# pad vector between its values

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Ilya on 30 Apr 2014
Edited: Ilya on 2 May 2014
I wonder if it's possible to pad a vector with intermediate points in order to make it more "smooth" in an elegant way (i.e. with no loops)
% Example:
a=[1.1 5.2 9.25 10];
a_desired=[1.1 2.125 3.15 4.175 5.2 5.2 6.55 7.9 9.25 9.25 9.625 10];
a_desired which was generated by:
a_desired=[linspace(a(1), a(2), 5), linspace(a(2), a(3), 4), linspace(a(3), a(4), 3)]
So, what I need is some kind of generalized linspace(), which works not only with begin and end of an interval, but allows the control of the number of points between the "node points" on the interval, where the "node points" are the begin, the end and some points in between.
In the above example, the number of entries in a is known in advance, so it's possible to use linspace() together with concatenation without any loops. But what if a is a generic vector generated by some calculation? Then I end up using loops:
a_desired=[];
for j=1:1:length(a)-1
a_desired=[a_desired, linspace(a(j), a(j+1), NUMBER_OF_PTS)];
end
which affects the performance (even if I preallocate a_desired, it still will be not very nice and not very fast).

Ilya on 30 Apr 2014
EMM... The number of pts in the for loop can be set e.g. according to the length of the jth considered interval. But you can also consider that the number of padding points is constant for all intervals. This is not essential (although adjusting the number of padding pts e.g. based on some criterion would be nice). Exactly because of this I'm using arbitrary integers 5, 4, 3.
Cedric Wannaz on 30 Apr 2014
Last point, why are values in a duplicated in a_desired? E.g. what don't you have just one 5.2 value but two?
Ilya on 1 May 2014
Sorry once again, this is because of the structure of the for-loop that I'm currently using. If it's possible to implement the same functionality without duplicates (and loops...), then it's even better.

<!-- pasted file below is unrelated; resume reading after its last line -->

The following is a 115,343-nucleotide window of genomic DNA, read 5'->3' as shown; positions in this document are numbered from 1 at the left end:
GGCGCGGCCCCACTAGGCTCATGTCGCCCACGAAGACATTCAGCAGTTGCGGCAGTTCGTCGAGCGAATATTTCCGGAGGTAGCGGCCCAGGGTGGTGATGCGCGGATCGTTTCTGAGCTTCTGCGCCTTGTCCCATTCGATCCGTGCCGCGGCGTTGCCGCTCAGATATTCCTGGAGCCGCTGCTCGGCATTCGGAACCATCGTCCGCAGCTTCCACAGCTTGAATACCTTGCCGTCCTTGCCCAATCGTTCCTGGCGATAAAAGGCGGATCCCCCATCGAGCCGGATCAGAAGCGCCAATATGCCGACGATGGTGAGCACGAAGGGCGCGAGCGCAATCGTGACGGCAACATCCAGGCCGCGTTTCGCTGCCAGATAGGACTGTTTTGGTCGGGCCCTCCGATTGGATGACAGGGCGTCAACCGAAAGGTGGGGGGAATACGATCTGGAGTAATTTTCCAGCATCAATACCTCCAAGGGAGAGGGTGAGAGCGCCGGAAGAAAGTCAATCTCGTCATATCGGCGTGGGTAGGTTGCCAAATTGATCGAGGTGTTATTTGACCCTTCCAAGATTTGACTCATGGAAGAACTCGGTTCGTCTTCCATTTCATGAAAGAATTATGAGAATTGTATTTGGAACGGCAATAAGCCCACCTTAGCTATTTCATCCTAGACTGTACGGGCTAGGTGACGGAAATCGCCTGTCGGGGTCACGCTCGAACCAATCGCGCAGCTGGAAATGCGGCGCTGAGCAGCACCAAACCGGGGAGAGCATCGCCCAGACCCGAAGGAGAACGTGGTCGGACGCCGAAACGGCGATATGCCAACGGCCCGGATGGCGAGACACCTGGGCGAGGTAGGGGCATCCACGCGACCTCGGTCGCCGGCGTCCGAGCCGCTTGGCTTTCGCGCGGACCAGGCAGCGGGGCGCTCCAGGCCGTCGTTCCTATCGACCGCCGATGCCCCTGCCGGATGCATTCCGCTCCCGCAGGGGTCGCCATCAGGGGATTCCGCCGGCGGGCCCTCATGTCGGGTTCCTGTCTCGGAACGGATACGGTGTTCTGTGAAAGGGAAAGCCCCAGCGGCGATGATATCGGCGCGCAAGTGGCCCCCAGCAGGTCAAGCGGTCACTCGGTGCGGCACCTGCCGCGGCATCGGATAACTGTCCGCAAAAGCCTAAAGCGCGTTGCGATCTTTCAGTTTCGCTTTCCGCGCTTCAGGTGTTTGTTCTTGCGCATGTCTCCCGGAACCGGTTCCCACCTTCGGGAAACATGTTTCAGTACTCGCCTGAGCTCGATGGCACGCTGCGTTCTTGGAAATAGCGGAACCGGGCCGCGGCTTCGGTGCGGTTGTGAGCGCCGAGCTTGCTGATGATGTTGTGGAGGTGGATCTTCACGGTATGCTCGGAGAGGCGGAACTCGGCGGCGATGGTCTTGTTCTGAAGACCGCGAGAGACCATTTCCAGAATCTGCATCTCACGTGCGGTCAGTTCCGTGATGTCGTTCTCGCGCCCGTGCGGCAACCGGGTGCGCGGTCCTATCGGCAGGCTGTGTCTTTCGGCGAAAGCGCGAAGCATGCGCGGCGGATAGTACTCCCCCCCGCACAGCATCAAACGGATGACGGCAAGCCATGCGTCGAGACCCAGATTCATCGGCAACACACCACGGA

W. Owen Brimijoin on 2 May 2014
If you find regular array operations more straightforward to follow than cell functions, you could create an array that increases in each column by the amount you need it to, and then unfold it back to a vector like this:
a=[1.1 5.2 9.25 10];
n_pts = 4; %specify the number of intervening points
a_desired = cumsum([a;repmat([diff(a)/n_pts,0],n_pts-1,1)]);
a_desired = a_desired(1:end-n_pts+1);
Something like that?

#### 1 Comment

Ilya on 2 May 2014
Yep! Actually, I thought in the same direction last time, but you've saved me time that I so desperately need to finish my thesis (and other people will now know the solution too!)

Kelly Kearney on 1 May 2014
If you have the Mapping Toolbox, interpm will do that:
a2 = interpm(a, ones(size(a)), 1.025)
It's not exactly the same as your linspace example, since you set the minimum interval instead of the number of points.

Joseph Cheng on 1 May 2014
you can try to use cellfun
here is a quick thing i created using your example up top. You will have to play around with it a bit to optimize it or see if the for loop is more efficient (memory wise).
a=[1.1 5.2 9.25 10]; %example a value.
%create pairs to be linspaced
a1 = a(1:end-1)';
a2 = a(2:end)';
%make pairs cells
a1 = mat2cell(a1,ones(size(a1)));
a2 = mat2cell(a2,ones(size(a2)));
%use cellfun to do the loops for you
a3=cellfun(@(x,y) linspace(x,y,100)',a1,a2,'UniformOutput',false);
a4 = cell2mat(a3)'
now a quick test shows that the stuff above, for an array that is longer than 500 elements, is faster than using the for loop you have in your question. (for me at least) there will be some variations when you vary the numbers of padding in linspace and number of items in 'a';

#### 1 Comment

Joseph Cheng on 1 May 2014
to get rid of the duplicates
a4 = cell2mat(a3)'
a4(100:100:length(a4)-1)=[]
which should erase the the first duplicate value and the length()-1 should stop it from deleting the last spot.